OpenChatKit employs some moderation, as seen here. Image Credits: OpenChatKit

Moderation is an optional feature of the OpenChatKit, though — developers aren’t required to make use of it. While considered one of the models was designed “specifically as a guardrail” for the opposite, larger model — the model powering the demo — the larger model doesn’t have filtering applied by default, in line with Prakash.

That’s unlike the top-down approach favored by OpenAI, Anthropic and others, which involves a mix of human and automatic moderation and filtering on the API level. Prakash argues this behind-closed-doors opaqueness might be more harmful in the long term than OpenChatKit’s lack of mandatory filter.

“Like many dual-use technologies, AI can definitely be utilized in malicious contexts. That is true for open AI, or closed systems available commercially through APIs,” Prakash said. “Our thesis is that the more the open research community can audit, inspect and improve generative AI technologies the higher enabled we might be as a society to give you solutions to those risks. We imagine a world wherein the facility of enormous generative AI models is solely held inside a handful of enormous technology corporations, unable in a position to audited, inspected or understood, carries greater risk.”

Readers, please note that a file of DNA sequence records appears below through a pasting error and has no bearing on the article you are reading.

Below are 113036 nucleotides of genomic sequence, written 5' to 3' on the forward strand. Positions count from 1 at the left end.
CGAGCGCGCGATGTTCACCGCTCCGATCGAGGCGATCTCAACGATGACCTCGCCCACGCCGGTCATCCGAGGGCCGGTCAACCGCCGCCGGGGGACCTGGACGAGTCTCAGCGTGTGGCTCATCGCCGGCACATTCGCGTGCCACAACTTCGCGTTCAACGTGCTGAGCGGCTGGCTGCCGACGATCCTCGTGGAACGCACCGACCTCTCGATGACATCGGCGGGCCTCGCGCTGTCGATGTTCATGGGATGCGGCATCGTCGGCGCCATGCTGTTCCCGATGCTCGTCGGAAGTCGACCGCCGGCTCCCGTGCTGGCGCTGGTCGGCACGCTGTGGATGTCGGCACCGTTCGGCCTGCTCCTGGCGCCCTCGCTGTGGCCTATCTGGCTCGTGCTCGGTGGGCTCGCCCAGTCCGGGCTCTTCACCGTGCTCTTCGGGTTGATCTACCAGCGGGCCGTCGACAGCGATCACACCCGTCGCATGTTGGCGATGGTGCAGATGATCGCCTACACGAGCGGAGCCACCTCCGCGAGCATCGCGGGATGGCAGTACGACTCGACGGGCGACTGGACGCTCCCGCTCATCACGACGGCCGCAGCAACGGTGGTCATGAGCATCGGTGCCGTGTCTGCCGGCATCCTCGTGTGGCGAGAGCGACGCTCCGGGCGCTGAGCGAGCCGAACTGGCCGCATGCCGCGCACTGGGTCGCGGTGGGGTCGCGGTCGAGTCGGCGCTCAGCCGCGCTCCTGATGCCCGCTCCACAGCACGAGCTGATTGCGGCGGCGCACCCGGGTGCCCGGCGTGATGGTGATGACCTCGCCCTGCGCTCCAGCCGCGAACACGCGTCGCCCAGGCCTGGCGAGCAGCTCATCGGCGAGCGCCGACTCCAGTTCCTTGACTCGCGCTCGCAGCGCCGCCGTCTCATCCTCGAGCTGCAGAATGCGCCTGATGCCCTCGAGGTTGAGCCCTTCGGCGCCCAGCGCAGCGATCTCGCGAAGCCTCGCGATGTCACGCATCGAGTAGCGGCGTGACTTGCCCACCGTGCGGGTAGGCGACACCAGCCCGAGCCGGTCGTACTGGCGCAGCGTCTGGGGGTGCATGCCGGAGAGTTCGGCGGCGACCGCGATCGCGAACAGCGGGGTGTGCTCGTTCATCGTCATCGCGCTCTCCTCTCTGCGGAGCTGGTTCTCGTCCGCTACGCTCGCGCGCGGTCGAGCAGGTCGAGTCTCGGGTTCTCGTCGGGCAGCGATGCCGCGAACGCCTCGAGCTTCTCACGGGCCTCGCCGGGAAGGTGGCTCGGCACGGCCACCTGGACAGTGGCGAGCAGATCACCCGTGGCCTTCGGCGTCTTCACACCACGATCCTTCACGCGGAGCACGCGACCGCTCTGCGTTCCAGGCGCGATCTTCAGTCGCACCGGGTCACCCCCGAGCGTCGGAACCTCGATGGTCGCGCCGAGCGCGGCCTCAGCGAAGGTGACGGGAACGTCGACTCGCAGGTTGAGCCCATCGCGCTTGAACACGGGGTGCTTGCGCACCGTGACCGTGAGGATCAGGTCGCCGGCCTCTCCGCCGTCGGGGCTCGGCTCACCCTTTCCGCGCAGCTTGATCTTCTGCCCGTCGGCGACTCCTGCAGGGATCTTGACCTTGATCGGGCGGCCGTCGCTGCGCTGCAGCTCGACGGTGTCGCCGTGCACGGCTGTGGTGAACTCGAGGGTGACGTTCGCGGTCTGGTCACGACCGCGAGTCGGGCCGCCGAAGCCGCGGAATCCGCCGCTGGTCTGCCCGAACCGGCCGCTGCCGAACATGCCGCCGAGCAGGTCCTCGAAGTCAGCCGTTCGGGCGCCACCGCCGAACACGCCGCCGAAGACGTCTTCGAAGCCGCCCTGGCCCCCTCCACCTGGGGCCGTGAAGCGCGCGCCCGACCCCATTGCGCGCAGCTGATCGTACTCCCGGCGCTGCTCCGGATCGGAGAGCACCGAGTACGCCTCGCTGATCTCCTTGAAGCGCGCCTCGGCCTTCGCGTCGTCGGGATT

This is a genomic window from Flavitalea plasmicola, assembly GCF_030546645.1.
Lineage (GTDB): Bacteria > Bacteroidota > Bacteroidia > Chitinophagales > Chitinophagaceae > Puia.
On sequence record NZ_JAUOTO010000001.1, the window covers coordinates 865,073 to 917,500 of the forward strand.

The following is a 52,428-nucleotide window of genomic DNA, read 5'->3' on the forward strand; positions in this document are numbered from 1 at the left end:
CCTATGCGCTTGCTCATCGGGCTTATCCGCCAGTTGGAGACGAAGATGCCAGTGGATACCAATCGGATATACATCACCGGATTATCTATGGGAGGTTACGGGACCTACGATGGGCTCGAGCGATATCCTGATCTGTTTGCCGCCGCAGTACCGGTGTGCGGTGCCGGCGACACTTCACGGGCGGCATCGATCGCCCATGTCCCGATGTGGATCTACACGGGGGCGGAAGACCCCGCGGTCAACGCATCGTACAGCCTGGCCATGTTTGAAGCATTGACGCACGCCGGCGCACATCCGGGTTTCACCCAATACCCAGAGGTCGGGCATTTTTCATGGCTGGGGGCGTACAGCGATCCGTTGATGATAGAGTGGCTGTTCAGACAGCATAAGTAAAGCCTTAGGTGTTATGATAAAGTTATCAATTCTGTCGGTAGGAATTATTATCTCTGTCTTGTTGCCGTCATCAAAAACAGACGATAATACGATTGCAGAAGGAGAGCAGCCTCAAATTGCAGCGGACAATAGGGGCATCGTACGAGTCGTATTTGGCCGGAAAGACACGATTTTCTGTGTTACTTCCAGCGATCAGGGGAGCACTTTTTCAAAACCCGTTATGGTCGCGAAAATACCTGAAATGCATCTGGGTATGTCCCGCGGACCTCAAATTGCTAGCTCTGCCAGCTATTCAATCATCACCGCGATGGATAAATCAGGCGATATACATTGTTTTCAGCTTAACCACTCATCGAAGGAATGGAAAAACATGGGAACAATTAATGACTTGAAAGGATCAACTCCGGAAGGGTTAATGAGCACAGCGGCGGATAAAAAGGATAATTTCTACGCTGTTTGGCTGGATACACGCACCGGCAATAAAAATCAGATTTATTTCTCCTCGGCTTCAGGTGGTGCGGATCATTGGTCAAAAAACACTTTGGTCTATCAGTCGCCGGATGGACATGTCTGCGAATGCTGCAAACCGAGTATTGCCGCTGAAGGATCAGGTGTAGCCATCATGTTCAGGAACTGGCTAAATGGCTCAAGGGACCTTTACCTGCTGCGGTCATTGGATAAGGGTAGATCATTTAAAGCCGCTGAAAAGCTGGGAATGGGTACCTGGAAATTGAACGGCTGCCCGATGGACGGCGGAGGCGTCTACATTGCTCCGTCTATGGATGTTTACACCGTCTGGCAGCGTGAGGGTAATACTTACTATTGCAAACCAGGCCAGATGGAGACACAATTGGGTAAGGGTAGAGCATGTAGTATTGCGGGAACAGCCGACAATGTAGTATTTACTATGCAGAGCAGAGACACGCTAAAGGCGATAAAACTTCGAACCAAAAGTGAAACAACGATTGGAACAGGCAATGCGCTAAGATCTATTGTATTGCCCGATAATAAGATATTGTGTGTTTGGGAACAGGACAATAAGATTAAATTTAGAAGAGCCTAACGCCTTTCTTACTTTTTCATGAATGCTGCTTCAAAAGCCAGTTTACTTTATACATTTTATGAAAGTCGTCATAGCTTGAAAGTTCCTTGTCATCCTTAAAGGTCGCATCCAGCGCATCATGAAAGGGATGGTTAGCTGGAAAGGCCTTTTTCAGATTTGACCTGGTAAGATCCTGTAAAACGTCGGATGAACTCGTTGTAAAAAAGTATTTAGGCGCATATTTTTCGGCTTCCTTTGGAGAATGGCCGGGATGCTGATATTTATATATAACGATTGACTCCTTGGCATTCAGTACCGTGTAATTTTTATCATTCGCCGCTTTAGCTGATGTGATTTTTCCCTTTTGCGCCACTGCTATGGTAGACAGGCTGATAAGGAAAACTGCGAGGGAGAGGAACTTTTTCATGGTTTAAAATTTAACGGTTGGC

Underlining Prakash’s point about open development, OpenChatKit features a second training dataset, called OIG-moderation, that goals to handle a variety of chatbot moderation challenges including bots adopting overly aggressive or depressed tones. (See: Bing Chat.) It was used to coach the smaller of the 2 models in OpenChatKit, and Prakash says that OIG-moderation might be applied to create other models that detect and filter out problematic text if developers opt to accomplish that.

“We care deeply about AI safety, but we imagine security through obscurity is a poor approach in the long term. An open, transparent posture is widely accepted because the default posture in computer security and cryptography worlds, and we predict transparency might be critical if we’re to construct secure AI,” Prakash said. “Wikipedia is an ideal proof of how an open community generally is a tremendous solution for difficult moderation tasks at massive scale.”